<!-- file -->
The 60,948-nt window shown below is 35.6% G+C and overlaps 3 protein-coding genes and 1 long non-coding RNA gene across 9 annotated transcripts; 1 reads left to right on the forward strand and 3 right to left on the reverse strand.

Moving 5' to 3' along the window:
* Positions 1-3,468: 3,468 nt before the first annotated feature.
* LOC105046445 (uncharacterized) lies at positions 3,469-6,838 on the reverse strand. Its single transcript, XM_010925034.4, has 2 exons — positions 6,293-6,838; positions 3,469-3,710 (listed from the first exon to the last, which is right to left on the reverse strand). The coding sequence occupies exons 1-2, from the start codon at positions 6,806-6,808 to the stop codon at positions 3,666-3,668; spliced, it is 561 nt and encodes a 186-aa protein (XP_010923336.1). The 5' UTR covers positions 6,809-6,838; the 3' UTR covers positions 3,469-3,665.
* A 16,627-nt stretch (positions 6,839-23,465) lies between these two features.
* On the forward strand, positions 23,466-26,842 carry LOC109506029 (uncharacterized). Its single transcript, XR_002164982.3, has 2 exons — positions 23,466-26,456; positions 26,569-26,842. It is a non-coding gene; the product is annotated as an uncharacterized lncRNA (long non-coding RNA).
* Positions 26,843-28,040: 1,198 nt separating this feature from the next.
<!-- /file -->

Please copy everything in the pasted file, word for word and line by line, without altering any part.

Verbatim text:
The 60,948-nt window shown below is 35.6% G+C and overlaps 3 protein-coding genes and 1 long non-coding RNA gene across 9 annotated transcripts; 1 reads left to right on the forward strand and 3 right to left on the reverse strand.

Moving 5' to 3' along the window:
* Positions 1-3,468: 3,468 nt before the first annotated feature.
* LOC105046445 (uncharacterized) lies at positions 3,469-6,838 on the reverse strand. Its single transcript, XM_010925034.4, has 2 exons — positions 6,293-6,838; positions 3,469-3,710 (listed from the first exon to the last, which is right to left on the reverse strand). The coding sequence occupies exons 1-2, from the start codon at positions 6,806-6,808 to the stop codon at positions 3,666-3,668; spliced, it is 561 nt and encodes a 186-aa protein (XP_010923336.1). The 5' UTR covers positions 6,809-6,838; the 3' UTR covers positions 3,469-3,665.
* A 16,627-nt stretch (positions 6,839-23,465) lies between these two features.
* On the forward strand, positions 23,466-26,842 carry LOC109506029 (uncharacterized). Its single transcript, XR_002164982.3, has 2 exons — positions 23,466-26,456; positions 26,569-26,842. It is a non-coding gene; the product is annotated as an uncharacterized lncRNA (long non-coding RNA).
* Positions 26,843-28,040: 1,198 nt separating this feature from the next.